From Marianne Parker [23 February 1826]
My dear Charles
I think this is the first correspondence we have ever had together & it will sound odd to begin my letter with telling you that I never in my life was more sorry to write a letter than I am to write this one—but it is the case— I believe you know that we begged to have poor little Spark for a short time ‘till we found another, but I dont think you were told that the day after she came to us, she ran away, & though we made every possible enquiry & search we heard nothing of her for a fortnight when we found her established at a gentlemans’ house in this neighbourhood & the grand pet of all the family— We got her back again, but we soon perceived that she had during her absence from us become with pup— We were very sorry for it, as we knew you did not wish it. Last Monday the poor little thing was taken ill, & after the birth of one puppy she died— You cannot think how sorry we have all been about it— Every body in the house had got so fond of her, & she was such a nice little Dog. I hope you will write to me my dear Charles—for though I have been very sorry for poor Spark’s death on her own account, I have been still more so on yours, & altogether it has vexed me more than any thing that has happened for a long time— Shelah is going to have a family, but I am afraid they will not replace poor little black nose—
I should have written to you at once, but I thought they would have told you from home〈.〉 Dr. Parker desires me to say that he has now got a little black terrier puppy of a particularly good breed about the size of Spark, & that you are very welcome to her if you would like to have her.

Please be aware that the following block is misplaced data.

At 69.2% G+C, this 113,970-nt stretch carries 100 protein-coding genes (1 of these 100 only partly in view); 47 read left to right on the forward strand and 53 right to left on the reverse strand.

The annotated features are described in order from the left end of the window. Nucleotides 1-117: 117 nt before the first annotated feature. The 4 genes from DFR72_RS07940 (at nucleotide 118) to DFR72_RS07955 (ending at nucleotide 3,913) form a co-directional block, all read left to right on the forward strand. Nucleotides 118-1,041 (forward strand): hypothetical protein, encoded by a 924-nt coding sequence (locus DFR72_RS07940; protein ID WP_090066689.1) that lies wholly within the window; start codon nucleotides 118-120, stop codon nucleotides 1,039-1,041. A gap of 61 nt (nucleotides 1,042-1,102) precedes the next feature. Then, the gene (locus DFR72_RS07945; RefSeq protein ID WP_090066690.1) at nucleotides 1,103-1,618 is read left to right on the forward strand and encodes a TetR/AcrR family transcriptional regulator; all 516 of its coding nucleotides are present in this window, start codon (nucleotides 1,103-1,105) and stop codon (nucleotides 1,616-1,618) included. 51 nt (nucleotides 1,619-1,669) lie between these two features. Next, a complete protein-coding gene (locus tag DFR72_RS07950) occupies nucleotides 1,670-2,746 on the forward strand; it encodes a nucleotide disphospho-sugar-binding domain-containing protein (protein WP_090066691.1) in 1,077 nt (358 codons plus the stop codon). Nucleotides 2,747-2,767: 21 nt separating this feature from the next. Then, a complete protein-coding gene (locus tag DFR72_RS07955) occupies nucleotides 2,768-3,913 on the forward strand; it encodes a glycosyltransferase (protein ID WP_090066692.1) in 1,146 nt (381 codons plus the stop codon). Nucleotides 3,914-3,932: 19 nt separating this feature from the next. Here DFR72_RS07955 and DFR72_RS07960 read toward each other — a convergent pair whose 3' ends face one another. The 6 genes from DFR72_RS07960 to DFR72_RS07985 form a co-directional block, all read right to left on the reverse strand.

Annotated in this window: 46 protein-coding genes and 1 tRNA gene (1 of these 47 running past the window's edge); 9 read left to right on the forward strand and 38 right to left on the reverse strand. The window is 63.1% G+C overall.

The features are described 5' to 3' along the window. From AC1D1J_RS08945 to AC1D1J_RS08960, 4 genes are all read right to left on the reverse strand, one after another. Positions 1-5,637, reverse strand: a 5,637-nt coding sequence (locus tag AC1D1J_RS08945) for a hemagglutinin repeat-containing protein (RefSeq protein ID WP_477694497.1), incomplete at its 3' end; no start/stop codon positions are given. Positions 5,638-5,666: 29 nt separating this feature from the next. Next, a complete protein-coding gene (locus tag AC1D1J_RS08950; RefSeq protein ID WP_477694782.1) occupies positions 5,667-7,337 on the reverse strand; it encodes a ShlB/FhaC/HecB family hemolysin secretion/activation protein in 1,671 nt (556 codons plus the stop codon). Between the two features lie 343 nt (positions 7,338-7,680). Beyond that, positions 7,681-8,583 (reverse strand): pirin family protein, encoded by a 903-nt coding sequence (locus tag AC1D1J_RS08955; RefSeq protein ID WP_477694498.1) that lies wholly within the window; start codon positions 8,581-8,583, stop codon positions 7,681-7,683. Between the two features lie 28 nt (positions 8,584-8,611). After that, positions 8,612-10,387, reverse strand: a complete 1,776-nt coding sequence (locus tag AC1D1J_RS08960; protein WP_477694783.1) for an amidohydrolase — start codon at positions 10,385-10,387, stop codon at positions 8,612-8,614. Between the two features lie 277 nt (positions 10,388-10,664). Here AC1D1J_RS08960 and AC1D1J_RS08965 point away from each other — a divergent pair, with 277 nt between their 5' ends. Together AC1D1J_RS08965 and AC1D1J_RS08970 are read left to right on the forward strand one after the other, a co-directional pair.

I must just tell you that your little nephew & namesake Bobby is very well & the nicest little man that ever was seen. You must remember that you have promised to be fond of him when he is two years old & upon those conditions I will excuse you from caring about him now—
I was so sorry to hear of poor Eyre’s death— I had a letter from Miss Congreeve1 whose governess is one of Eyre’s sisters & makes enquiries about his illness &c.—supposing that Erasmus was at Cambridge— Are there any brothers left, or was poor Eyre the last. Did Erasmus regret very much that he was not with him during his illness—
I want to know how you both like Edinburgh— I suppose you like it better than the Drs.2 Eras not so well as his dear C. C— C—3
Good bye My dear Charles— My best love to Eras: & hoping to hear from you soon. Yrs. aff: | M P—
Spark has died. Other family news.
Please cite as
Darwin Correspondence Project, “Letter no. 23,” accessed on 1 May 2016, http://www.darwinproject.ac.uk/DCP-LETT-23